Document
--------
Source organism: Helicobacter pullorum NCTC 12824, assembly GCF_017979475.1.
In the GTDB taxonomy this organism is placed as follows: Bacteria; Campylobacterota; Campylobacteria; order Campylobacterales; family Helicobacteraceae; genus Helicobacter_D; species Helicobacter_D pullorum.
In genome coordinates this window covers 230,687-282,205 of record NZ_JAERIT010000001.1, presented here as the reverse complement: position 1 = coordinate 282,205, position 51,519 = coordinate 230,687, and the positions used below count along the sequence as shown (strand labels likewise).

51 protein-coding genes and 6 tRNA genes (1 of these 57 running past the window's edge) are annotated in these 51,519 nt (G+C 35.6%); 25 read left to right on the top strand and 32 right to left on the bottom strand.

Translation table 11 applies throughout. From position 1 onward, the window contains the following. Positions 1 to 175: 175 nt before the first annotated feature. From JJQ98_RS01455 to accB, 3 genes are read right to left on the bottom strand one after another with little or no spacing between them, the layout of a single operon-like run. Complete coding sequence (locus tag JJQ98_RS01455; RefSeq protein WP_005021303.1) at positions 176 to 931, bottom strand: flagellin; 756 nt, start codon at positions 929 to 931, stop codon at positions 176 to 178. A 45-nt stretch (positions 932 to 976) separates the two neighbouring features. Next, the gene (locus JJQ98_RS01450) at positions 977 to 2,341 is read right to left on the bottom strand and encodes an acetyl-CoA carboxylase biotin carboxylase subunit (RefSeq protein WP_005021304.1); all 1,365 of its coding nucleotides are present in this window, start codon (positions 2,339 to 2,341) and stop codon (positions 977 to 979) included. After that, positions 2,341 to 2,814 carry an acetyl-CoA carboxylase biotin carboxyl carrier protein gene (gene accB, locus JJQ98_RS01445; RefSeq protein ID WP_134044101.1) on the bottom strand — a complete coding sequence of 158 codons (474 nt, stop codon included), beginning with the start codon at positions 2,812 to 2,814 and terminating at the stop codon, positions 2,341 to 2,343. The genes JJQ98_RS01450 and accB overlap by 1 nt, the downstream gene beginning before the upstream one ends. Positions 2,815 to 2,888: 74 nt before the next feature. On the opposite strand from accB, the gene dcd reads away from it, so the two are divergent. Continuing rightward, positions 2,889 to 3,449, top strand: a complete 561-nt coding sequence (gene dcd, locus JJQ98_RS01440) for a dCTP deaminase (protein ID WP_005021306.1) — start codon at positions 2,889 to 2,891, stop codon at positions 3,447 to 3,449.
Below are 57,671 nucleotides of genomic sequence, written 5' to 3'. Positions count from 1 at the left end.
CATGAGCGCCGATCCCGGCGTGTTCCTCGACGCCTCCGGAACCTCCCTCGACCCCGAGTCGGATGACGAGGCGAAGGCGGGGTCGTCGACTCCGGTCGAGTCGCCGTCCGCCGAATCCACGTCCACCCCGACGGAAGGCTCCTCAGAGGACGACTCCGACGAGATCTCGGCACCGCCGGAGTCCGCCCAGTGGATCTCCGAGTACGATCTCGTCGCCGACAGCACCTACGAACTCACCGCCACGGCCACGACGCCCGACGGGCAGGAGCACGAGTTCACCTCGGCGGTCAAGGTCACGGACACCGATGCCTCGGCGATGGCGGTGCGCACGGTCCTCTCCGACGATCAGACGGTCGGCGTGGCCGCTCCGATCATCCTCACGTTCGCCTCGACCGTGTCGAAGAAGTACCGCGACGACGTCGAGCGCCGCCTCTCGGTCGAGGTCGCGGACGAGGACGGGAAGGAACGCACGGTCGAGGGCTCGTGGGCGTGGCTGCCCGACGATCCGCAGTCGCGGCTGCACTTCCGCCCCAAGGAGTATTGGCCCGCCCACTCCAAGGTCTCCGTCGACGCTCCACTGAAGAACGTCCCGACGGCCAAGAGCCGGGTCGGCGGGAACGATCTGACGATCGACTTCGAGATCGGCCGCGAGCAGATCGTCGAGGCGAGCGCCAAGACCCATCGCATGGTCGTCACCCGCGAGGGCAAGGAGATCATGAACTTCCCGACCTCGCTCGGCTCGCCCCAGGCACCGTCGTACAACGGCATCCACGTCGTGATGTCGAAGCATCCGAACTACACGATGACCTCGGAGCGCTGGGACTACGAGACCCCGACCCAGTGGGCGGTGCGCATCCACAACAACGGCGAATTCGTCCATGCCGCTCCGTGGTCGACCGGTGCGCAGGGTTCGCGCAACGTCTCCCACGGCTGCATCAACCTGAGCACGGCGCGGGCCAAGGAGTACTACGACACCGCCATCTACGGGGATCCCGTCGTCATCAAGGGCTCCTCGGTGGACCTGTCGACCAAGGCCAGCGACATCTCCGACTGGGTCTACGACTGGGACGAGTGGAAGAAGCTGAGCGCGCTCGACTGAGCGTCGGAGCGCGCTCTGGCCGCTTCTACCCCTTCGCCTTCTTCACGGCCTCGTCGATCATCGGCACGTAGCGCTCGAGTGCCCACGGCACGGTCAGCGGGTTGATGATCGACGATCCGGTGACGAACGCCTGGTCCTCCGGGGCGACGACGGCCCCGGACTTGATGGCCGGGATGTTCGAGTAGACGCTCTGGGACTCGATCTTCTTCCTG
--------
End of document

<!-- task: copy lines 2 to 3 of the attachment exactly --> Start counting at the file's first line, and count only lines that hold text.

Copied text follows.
In the GTDB taxonomy this organism is placed as follows: Bacteria; Campylobacterota; Campylobacteria; order Campylobacterales; family Helicobacteraceae; genus Helicobacter_D; species Helicobacter_D pullorum.
In genome coordinates this window covers 230,687-282,205 of record NZ_JAERIT010000001.1, presented here as the reverse complement: position 1 = coordinate 282,205, position 51,519 = coordinate 230,687, and the positions used below count along the sequence as shown (strand labels likewise).